The year was defined by an eclectic blend of controversial decisions and endeavors.
Also by Lorraine Gennaro
This year was like a Whitman's Sampler. Each month represented a treat filled with an assortment of goodness.
However, there are always those candies disliked by some. And in 2006, a few issues popped up that were about as pleasing as a hardened nougat.
Despite numerous objections, South Philly might become the next Atlantic City; the impromptu enforcement of a smoking ban was no breath of fresh air for some local businesses; and a "Speak English" sign at Geno's Steaks became a meaty argument.
Yet, there also were those stories that connected and bolstered the community. A new high school lovingly opened its doors, as did a new curfew center, and South Philly embraced its ever-evolving diversity during numerous events.
These were the highs and lows that shaped '06 into a year we'll never forget.
Libraries enacted Saturday hours almost a year after budget cuts impacting the branches' services and staff created a firestorm of controversy.
An anti-violence prayer vigil was held outside Discovery Pre-School, 2031 S. Seventh St., after 30-year-old Jarmar Smith was felled by gunfire.
Local community centers and schools honored the legacy of Dr. Martin Luther King Jr. through a series of events during the 11th annual Martin Luther King Day of Service. Barrett Middle School students conducted a presentation and watched a video of the civil-rights leader speaking at the school, 16th and Wharton streets, nearly 40 years ago.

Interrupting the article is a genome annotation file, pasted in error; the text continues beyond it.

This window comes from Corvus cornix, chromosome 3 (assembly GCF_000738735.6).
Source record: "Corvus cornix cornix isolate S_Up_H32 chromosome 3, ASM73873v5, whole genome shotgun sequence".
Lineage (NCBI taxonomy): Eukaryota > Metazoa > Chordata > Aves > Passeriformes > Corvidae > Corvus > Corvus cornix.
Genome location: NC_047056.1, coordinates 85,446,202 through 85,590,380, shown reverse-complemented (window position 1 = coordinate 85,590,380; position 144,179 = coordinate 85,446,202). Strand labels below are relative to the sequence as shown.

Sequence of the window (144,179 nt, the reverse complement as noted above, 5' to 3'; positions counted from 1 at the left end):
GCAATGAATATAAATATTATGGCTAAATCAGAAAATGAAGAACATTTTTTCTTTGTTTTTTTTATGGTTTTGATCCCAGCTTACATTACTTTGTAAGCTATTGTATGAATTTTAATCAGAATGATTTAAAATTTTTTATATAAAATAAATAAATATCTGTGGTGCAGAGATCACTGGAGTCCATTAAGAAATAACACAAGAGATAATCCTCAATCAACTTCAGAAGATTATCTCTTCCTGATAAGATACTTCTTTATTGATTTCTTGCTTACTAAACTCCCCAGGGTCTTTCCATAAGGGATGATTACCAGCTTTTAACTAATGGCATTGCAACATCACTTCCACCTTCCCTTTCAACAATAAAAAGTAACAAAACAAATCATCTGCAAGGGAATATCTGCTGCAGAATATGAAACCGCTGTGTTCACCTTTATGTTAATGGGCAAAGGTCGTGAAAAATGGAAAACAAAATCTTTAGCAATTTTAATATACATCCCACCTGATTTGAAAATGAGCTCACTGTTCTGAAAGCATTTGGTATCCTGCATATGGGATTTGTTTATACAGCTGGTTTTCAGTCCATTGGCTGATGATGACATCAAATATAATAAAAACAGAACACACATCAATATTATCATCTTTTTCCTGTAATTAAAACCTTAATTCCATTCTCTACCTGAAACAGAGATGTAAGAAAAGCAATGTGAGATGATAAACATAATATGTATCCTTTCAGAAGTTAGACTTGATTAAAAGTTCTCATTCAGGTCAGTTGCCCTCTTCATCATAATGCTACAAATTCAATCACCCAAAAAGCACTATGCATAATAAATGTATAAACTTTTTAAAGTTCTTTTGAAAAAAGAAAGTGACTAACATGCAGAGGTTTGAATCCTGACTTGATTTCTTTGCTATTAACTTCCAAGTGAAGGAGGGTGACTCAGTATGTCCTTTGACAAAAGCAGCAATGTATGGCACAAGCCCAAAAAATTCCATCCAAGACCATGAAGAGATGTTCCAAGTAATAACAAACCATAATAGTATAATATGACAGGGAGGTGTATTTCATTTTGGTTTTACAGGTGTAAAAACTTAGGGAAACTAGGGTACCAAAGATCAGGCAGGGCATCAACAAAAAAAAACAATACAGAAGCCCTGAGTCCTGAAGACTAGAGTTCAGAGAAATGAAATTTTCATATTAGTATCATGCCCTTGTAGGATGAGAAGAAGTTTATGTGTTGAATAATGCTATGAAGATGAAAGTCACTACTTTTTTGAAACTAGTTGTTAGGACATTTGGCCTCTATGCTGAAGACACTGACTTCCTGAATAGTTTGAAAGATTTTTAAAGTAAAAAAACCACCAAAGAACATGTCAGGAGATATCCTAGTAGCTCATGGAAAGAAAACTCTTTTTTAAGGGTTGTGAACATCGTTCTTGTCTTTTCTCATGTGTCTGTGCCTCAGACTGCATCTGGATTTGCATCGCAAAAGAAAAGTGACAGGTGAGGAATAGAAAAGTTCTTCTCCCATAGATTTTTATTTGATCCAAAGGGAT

Pleasing some residents, the Board of Revision of Taxes delayed the controversial reassessment plan of city properties.
The Point Breeze Avenue Business Association was awarded $5,000 to keep trash at bay.
An 18-wheeler overturned on I-95, spilling its toxic haul on the roadway. The incident shut down a one-mile stretch of highway for 15 hours.
Glitches in the Medicare Part D program worried local seniors, but informational sessions helped ease frustrations.
A wellness facility inside the St. Agnes Continuing Care Center, Broad and McKean streets, said goodbye, despite some intense objections by its users.